Whether it’s splattering ink or building clans, online games provide a fun distraction for kids and are another avenue to connect with friends. Online games can be played through a console, downloaded as an app for mobile devices, or played directly on social networks. Whatever the format sometimes it’s not always fun and games.
Online games can pose safety risks for children and teens ranging from large bills to bullying. Here are some of the issues and how parents can help combat them:
Issue: A Large Credit Card Bill
Last year, a father of a Pembroke, Ontario teen was shocked when he received an $8,000 bill in Xbox® charges. Seems his 17-year-old was unknowingly purchasing more plays and packages within a popular soccer game.1
And this isn’t just a one-time, one-kid mistake. A recent poll of 1,534 Canadians by the Angus Reid Institute revealed one in seven Canadians experience children buying things they weren’t supposed to via a mobile device. Heck, even Kanye West turned to Twitter® to rant about in-app purchases within kids games.
“Freemium” games are apps that are free to play, but offer the ability to pay for in-game benefits such as gems or coins the user can buy to speed up play or gain access to new character outfits or levels. Often, kids don’t understand they are in fact paying with real money that’s usually tied to their parent’s credit card.
With gaming consoles, such as the Xbox, parental controls can be enabled to regulate what kinds of apps each user may download/purchase (it can range from blocking all downloads or just allowing free apps). Additionally, parents can set up a profile for their child without a credit card attached to that account (or just remove your credit card from the current account).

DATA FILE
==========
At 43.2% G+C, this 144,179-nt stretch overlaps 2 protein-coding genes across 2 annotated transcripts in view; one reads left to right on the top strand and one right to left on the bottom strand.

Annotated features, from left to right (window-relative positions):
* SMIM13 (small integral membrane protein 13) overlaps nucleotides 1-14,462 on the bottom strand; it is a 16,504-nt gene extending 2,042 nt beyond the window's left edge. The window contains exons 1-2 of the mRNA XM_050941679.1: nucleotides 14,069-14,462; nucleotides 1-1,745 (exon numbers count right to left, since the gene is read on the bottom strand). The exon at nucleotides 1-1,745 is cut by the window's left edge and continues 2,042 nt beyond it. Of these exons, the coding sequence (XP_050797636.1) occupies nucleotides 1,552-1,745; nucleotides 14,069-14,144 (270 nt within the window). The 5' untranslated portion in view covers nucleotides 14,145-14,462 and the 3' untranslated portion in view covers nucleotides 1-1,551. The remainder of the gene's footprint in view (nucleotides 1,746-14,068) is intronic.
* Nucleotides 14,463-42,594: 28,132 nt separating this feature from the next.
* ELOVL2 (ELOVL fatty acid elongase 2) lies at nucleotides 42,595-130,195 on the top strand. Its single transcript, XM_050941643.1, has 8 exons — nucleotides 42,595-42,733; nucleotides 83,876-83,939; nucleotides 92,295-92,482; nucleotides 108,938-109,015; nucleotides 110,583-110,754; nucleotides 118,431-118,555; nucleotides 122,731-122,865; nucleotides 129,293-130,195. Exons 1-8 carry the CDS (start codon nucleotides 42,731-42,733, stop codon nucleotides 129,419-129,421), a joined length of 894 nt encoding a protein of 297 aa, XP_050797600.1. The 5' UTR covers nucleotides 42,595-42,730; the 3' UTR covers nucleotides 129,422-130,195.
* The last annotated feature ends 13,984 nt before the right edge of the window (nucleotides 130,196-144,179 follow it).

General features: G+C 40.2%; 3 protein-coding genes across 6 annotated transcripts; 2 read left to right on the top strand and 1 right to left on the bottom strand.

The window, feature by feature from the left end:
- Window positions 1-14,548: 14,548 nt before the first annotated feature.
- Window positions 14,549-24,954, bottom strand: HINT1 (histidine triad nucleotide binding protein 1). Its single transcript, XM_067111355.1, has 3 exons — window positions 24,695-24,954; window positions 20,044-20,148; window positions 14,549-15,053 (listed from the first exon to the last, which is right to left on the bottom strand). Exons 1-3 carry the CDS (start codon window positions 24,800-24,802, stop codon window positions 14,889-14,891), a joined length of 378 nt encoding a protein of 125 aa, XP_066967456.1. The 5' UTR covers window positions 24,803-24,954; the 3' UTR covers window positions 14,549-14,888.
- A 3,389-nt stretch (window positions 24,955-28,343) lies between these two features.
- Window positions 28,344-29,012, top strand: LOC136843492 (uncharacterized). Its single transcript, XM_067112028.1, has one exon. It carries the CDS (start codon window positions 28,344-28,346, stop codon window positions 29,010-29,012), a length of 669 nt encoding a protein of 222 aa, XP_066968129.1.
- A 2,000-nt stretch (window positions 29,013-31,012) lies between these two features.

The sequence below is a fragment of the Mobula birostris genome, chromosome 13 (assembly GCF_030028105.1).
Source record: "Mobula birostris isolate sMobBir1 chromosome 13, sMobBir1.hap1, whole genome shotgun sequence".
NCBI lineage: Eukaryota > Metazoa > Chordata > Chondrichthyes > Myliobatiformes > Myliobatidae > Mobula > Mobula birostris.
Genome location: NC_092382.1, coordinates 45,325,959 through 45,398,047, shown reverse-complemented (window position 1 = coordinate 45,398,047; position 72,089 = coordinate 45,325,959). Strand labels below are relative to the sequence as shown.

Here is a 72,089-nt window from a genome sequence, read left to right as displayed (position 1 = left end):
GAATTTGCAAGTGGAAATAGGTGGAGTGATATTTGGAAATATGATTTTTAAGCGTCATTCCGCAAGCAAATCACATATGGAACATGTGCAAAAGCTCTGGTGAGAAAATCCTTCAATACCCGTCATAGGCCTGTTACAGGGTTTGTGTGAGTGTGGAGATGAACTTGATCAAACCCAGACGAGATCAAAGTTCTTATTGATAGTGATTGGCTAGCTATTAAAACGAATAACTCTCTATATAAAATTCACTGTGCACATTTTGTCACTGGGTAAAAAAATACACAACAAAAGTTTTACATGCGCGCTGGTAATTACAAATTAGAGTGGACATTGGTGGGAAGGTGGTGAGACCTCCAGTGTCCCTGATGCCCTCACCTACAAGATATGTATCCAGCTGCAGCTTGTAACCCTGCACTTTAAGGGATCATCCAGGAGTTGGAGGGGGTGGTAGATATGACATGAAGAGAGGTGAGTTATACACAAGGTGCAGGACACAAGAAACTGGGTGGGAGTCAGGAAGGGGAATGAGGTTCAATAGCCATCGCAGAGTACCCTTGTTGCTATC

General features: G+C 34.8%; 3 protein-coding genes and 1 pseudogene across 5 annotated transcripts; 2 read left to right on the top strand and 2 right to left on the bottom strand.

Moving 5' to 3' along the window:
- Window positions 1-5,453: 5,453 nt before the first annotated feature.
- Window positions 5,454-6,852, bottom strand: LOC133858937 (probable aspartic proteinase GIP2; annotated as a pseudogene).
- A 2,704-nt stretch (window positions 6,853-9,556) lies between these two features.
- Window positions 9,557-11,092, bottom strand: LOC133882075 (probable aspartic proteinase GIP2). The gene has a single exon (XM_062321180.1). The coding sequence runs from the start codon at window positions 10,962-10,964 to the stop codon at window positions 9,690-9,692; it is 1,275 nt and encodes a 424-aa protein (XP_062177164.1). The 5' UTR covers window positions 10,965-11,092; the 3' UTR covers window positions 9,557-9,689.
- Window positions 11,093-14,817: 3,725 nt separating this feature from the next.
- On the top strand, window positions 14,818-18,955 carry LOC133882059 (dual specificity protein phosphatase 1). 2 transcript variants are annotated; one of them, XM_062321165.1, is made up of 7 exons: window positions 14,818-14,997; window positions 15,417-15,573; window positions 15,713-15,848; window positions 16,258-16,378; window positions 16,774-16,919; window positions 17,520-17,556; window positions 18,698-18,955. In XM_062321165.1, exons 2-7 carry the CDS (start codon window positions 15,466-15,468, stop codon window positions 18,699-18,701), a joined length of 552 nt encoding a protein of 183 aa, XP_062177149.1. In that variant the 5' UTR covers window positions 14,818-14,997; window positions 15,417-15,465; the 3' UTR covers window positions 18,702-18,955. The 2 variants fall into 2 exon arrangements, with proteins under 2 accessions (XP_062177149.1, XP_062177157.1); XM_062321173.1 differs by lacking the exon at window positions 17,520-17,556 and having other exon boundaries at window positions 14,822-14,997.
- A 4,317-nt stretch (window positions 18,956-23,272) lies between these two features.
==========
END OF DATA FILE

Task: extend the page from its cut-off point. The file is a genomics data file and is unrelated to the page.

Issue: Inappropriate Content
Freemium games have also been noted to have pop-up ads, links, and suggested videos/games during game play. These can lead children to inappropriate content (i.e., violent games, mature websites) with a few misplaced clicks.
The best way for parents to prevent this from happening is to supervise their child when they are playing games online, but it’s also important to teach your child not to click on advertisements in the game. This may require you to show them what they can click on (parts of the game) and what they shouldn’t click on (advertisements).
For tweens and teens, set up parental controls, and use filtering software to help ensure inappropriate content is blocked or inaccessible. But, don’t rely solely on these settings alone as parental controls on does not guarantee completely safe viewing. Do periodic check-ins to ensure settings are still in place and what your tween/teen may be viewing.
It’s also a good idea to talk openly with your teen about the hidden negative messages in media (e.g., gender stereotypes and the glorification of violence, sexual harm, power, and control) and that it’s not reality and doesn’t portray healthy relationships.
According to a 2017 survey conducted by Ditch The Label, a UK based anti-bullying charity, one in two people have been bullied by other players during an online gaming session. The study also found 64% of survey respondents, who ranged from 12–25 years old, have been trolled (defined as “behaviour used to deliberately annoy other users”), 57% had been subjected to hate speech, and 47% had received threats from other users. One user stated, “If I’m playing a game and I score a goal, I’ve literally been told to kill myself…”
Cyberbullying is a form of bullying that takes place through the use of computers, phones and other devices. It is abusive, deliberate, and repeated behaviour intended to harm another person. And unlike face-to-face bullying, cyberbullying doesn’t take a break – kids can be reached with hurtful messages any time of day.